Tuesday, May 30, 2006

The Best!


Well my youngest won the state freestyle tournament, was expected to take 3rd but Pinned his opponent with 1minute left to become the state champion and go on to the National's, you can tell by the expression from the 2nd place kid he was not happy... also my middle son 13 yr old Casey won the state championship but it was easy for him he's 6'1 220lbs and very aggressive

Comments:
Great Dave! Congrats to your boy!Sounds like you got some grapplers on your hands.
 
Thanks Leo, we sure have come a long way since MATC.
 
Congratulations! Good sport. It's considered superior to boxing in terms of self defense.

I was 18-2 my senior year in high school in Southern Ohio. The guy who won my sectional (in which I was seeded 2nd) was a dude I had pinned earlier in the season. But a back injury and flu killed my state dream. :-(

However, I did go on to wrestle varsity for a small Indiana college -- Taylor University in Upland, Ind., whose team consistently finished in the top 10 in the nation, NAIA (National Association of Intercollegiate Athletics, in those days comparable with NCAA Div. III and II). Bad luck again, my coach/mentor (Tom Jarman, two-time NCAA champion from Wheaton College) who recruited me left Taylor during my freshman year to be Northwestern U.'s wrestling coach. So, I finally hung up my singlet and headgear after my sophomore year, but not before pinning a former high school teammate using a double chicken wing to claim a trophy in an NAIA district tournament!
 
Chronicler, congrats that is very cool, thanks for sharing.
any advice to give to a dad from your perspective as an athlete, i never wrestled, I can only tell my kids not to give up until it's over, listen & respect your coaches, and smile, i will always welcome them with a hug...even my teenager
 
My advice would be: Never succumb to the weight-loss mentality that some coaches try to foist on their troops to fill slots on the roster. The best wrestler will eat a healthy diet and never starve himself but rather maintain a rigorous workout regimen to maintain conditioning and also burn off any fat. Then, fill whatever weight class. If a superior teammate already 'owns' the class, fine; you'll become a better wrestler as you compete for the slot.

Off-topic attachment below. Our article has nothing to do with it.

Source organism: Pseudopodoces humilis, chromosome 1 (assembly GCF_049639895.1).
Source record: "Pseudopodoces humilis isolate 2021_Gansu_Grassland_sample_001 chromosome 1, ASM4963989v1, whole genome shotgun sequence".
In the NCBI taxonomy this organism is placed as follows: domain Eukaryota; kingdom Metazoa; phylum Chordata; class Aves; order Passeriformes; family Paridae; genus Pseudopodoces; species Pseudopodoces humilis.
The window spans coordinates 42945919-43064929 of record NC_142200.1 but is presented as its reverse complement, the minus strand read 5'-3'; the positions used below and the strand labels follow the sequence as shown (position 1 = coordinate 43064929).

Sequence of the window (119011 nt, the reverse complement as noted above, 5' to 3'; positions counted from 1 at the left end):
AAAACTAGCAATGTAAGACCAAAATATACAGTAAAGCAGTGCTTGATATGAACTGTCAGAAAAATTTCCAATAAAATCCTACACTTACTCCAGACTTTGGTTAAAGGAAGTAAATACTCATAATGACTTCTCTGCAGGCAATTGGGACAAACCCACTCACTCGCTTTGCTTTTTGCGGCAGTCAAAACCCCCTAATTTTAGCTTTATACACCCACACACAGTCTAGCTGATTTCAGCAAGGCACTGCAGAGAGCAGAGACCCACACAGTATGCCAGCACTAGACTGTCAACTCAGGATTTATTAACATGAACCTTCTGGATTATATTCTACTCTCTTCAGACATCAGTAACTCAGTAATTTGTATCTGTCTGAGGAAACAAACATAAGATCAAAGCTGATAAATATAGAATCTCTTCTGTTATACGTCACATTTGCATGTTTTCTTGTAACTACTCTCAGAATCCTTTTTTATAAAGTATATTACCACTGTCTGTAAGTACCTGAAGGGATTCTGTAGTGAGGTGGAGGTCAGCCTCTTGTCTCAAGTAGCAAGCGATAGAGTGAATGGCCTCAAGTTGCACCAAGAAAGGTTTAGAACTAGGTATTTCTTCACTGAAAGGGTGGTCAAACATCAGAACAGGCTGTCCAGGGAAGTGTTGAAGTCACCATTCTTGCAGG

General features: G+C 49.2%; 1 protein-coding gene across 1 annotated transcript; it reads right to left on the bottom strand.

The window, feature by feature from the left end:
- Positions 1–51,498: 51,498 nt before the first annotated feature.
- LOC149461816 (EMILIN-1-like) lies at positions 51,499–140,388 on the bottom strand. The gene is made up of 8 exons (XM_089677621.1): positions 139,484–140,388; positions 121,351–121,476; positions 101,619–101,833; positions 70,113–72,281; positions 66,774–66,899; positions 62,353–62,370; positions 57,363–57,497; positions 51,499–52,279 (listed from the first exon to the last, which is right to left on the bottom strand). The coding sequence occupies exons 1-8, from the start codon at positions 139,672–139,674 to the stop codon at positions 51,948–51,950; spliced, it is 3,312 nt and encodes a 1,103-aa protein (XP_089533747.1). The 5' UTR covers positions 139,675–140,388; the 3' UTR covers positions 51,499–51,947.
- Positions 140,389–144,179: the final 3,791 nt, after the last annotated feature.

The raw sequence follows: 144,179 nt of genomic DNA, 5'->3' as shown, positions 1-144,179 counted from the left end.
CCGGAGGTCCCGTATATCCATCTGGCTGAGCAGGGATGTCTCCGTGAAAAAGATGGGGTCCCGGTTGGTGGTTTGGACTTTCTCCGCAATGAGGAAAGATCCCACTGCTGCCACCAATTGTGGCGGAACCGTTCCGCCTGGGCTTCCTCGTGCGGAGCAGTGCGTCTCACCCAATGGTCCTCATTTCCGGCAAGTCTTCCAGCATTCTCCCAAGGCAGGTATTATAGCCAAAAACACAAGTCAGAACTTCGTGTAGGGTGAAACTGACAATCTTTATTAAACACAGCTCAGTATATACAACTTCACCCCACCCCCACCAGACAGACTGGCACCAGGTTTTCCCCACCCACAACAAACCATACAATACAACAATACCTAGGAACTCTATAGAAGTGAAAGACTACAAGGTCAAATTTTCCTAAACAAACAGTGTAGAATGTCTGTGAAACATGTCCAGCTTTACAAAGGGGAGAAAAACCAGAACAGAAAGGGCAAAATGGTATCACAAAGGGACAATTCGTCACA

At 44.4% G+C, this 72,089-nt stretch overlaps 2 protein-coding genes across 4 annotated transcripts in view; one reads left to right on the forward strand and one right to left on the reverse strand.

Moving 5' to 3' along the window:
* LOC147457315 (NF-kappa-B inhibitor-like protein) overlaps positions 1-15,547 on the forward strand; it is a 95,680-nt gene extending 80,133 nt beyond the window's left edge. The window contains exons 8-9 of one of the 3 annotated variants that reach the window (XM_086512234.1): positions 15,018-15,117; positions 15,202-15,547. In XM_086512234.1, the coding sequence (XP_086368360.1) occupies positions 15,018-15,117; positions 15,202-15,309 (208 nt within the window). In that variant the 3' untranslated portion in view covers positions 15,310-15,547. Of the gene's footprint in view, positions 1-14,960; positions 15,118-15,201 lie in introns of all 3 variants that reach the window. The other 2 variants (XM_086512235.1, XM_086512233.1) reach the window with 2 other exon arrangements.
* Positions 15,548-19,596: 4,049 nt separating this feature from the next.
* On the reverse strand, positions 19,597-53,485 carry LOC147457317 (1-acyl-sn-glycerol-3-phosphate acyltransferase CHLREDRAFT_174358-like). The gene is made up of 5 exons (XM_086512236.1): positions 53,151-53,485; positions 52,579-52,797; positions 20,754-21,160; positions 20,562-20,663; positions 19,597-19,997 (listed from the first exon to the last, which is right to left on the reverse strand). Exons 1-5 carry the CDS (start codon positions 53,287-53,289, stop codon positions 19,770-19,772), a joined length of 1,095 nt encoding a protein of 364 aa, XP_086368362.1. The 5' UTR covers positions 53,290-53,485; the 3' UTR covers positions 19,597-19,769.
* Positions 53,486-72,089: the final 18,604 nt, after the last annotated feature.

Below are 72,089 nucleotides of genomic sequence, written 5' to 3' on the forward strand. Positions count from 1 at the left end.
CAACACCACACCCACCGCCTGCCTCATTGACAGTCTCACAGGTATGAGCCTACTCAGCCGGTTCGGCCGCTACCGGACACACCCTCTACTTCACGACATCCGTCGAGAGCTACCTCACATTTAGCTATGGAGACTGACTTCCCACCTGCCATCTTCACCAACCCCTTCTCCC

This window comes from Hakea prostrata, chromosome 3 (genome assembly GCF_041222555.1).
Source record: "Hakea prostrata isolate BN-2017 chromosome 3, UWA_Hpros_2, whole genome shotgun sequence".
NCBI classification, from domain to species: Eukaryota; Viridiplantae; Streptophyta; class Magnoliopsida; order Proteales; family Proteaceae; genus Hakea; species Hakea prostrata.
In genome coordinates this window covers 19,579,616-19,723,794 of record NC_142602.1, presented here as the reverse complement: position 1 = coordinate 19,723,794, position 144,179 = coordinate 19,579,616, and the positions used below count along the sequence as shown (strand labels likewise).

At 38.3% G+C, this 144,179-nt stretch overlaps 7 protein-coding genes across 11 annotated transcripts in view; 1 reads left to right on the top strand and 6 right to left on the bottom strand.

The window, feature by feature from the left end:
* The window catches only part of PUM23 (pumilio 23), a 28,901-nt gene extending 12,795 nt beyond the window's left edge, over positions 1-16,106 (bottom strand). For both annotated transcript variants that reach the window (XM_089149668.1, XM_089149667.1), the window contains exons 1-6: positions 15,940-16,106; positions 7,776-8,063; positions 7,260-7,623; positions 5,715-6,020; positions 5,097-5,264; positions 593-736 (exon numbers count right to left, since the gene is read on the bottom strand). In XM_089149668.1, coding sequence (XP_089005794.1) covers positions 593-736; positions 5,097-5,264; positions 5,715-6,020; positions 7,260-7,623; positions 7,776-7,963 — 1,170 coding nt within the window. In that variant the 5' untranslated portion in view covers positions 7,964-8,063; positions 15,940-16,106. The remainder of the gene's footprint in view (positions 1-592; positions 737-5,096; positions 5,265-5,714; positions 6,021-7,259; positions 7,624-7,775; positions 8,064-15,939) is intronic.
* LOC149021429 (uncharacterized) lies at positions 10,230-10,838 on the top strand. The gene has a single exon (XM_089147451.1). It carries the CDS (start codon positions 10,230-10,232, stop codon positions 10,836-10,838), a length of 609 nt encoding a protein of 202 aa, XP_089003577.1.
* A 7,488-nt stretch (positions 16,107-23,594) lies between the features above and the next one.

A man who exemplified this philosophy was Dan Gable, the Iowa legend who shattered Soviet domination of wrestling at the 1972 Munich Olympics. This was demoralizing to the Communists' superiority complex, much the way Bobby Fischer wrested away the Soviets' chess supremacy that same year in Iceland. The capitalist Free World dramatically proved in 1972 that the cream really does rise to the top, by sheer will power, a winner's attitude and merit alone.

Gable ate anything he wanted, but he exercised so thoroughly that he was simply unstoppable, and he tore through his Munich opponents like a lion and became an icon for Americans (like Fischer did) during those dark days of the Cold War.

Gable was 118-1 in his college career at Iowa State University, his one loss coming in his final college match. The victor was Larry Owings of the University of Washington, who dropped TWO weight classes just so he could challenge the legendary Gable. It was a huge psych job that worked. Sports Illustrated covered the exciting match, which was decided by a few points. Gable later thrashed Owings at the Olympic trials.

I met Gable in the summer of 1978 when I attended a wrestling camp at Iowa University, where Gable had become coach and nearly tied John Wooden's record for 10 consecutive NCAA titles. He was incredibly fit. He was not involved in my camp, but devoted that summer to training All American Chris Campbell for an upcoming World competition. Campbell, a huge sinewy black man, was one of my camp's coaches, a very strict disciplinarian, and though he had a good 20 pounds on the older Gable, he could never take him down.

One time, as we high school kids watched Gable and Campbell go at it, Gable decided to teach everybody a lesson: He called for a volunteer, and I ended up as the dummy. Gable "threw in the legs" and then I received a simultaneous cross-face from the opposite direction. My body suddenly felt like a car chassis that had suffered extreme trauma in some sort of high speed collision on the highway. The body just isn't supposed to bend that way. Gable was barely exerting, lecturing to the kids, while I was in serious pain. He demonstrated an amazing power through his knowledge and understanding of technique.

And, that is my second piece of advice: LEARN the techniques. A little bit of leverage can go a long way. But this takes much study and practice. A good wrestler is a very scholarly person.
 
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